The Early Years,
Defining The System,
The New Deal Years,
The Poverty Years,
The Ecological Revolution,
A System Threatened,
ADMINISTRATIVE POLICIES FOR NATURAL AREAS, 1968
The preservation of natural areas is a fundamental requirement for their continued use and enjoyment as unimpaired natural areas. Park management, therefore, looks first to the care and management of the natural resources of a park. The concept of preservation of a total environment, as compared with the protection of an individual feature or species, is a distinguishing feature of national park management.
In earlier times, the establishment of a park and the protection of its forests and wildlife from careless disturbance were sufficient to insure its preservation as a natural area. The impact of man on the natural scene was negligible since the parks were surrounded by vast undeveloped lands, and there were comparatively few visitors. This condition prevails no more, for the parks are fast becoming islands of primitive America, increasingly influenced by resource use practices around their borders, and by the impact of increasing millions of visitors.
Passive protection is not enough. Active management of the natural environment, plus a sensitive application of discipline in park planning, use, and development, are requirements for today.
The resource management task thus embraces:
PLANT AND ANIMAL RESOURCES
Natural areas shall be managed so as to conserve, perpetuate, and portray as a composite whole the indigenous aquatic and terrestrial fauna and flora and the scenic landscape.
Management will minimize, give direction to, or control those changes in the native environment and scenic landscape resulting from human influences on natural processes of ecological succession. Missing native life forms may be reestablished, where practicable.
Native environment complexes will be restored, protected, and maintained, where practicable, at levels determined through historical and ecological research of plant-animal relationships. Non-native species may not be introduced into natural areas. Where they have become established or threaten invasion of a natural area, an appropriate management plan should be developed to control them, where feasible.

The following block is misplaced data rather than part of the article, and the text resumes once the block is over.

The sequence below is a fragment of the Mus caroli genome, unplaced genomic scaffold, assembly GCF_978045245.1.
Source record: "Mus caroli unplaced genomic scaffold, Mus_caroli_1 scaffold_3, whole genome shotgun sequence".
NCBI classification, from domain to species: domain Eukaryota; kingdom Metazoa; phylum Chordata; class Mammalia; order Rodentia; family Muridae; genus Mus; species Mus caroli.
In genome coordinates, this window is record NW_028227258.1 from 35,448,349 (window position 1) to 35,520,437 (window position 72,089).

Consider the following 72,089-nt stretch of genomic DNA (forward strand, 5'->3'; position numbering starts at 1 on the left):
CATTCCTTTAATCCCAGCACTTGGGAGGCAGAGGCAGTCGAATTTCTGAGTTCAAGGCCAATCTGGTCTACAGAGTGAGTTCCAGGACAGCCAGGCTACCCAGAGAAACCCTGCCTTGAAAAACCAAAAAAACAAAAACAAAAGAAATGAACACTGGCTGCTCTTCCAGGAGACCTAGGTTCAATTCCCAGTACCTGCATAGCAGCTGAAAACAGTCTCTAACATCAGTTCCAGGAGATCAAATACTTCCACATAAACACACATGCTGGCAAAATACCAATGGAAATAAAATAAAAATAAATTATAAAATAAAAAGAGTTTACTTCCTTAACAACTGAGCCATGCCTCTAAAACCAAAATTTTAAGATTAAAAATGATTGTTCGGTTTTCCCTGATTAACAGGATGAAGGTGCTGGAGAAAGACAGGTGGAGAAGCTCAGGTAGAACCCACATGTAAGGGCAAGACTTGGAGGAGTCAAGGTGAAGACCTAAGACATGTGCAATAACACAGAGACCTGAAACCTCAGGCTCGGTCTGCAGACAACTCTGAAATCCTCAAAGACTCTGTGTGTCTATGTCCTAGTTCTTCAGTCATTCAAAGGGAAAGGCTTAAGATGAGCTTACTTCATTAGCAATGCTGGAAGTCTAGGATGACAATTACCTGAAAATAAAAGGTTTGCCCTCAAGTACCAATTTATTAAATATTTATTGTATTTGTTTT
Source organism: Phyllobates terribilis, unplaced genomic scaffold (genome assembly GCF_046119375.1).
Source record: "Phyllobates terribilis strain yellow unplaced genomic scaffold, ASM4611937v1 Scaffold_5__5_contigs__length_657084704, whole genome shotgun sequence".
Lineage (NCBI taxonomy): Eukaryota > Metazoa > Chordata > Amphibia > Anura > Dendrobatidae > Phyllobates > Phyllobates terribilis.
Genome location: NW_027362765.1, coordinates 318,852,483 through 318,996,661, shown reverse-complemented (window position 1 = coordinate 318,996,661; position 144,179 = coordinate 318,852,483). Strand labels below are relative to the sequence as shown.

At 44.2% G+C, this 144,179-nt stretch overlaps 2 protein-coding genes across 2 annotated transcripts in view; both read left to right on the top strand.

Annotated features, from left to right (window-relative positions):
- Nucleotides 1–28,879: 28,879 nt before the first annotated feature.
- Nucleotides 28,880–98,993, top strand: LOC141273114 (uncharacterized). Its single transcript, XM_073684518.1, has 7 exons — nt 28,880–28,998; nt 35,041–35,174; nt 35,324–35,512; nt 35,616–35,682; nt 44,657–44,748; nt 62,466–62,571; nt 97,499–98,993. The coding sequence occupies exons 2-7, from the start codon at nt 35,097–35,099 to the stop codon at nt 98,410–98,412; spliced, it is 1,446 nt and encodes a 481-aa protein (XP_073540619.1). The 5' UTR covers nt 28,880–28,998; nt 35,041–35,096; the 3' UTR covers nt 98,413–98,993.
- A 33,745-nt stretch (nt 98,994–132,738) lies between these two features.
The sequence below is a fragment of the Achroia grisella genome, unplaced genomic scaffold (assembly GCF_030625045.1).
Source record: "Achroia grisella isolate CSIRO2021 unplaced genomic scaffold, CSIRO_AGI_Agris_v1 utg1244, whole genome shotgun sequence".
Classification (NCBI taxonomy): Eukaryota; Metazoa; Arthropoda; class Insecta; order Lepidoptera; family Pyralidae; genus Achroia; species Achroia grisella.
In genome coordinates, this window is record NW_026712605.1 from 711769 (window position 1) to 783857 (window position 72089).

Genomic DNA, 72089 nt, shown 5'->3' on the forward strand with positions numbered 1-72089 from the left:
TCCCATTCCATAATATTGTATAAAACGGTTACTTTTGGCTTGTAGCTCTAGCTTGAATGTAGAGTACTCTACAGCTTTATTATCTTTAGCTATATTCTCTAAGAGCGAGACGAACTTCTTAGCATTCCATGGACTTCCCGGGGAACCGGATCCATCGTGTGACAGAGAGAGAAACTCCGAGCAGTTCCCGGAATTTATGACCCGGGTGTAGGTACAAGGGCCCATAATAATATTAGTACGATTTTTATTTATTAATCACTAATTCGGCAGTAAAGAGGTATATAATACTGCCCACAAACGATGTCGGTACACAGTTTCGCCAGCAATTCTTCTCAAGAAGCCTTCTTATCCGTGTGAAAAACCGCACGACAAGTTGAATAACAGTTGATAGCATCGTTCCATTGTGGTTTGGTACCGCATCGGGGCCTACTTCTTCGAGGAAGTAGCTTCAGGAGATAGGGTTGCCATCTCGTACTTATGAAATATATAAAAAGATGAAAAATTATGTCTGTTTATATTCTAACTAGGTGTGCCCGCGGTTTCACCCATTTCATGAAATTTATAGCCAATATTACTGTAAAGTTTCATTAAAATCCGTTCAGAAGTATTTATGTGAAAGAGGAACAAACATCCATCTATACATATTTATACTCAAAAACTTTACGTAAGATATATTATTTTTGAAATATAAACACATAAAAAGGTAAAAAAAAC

Commercial harvesting of timber is not permitted except where the cutting of timber "is required in order to control the attacks of insects or diseases or otherwise to conserve the scenery or the natural or historic objects" in a natural area, such as in the case of severe "blow-downs."
The presence or absence of natural fire within a given habitat is recognized as one of the ecological factors contributing to the perpetuation of plants and animals native to that habitat.
Fires in vegetation resulting from natural causes are recognized as natural phenomena and may be allowed to run their course when such burning can be contained within predetermined fire management units and when such burning will contribute to the accomplishment of approved vegetation and/or wildlife management objectives.
Prescribed burning to achieve approved vegetation and/or wildlife management objectives may be employed as a substitute for natural fire.
Any fire threatening cultural resources or physical facilities of a natural area or any fire burning within a natural area and posing a threat to any resources or physical facilities outside that area will be controlled and extinguished.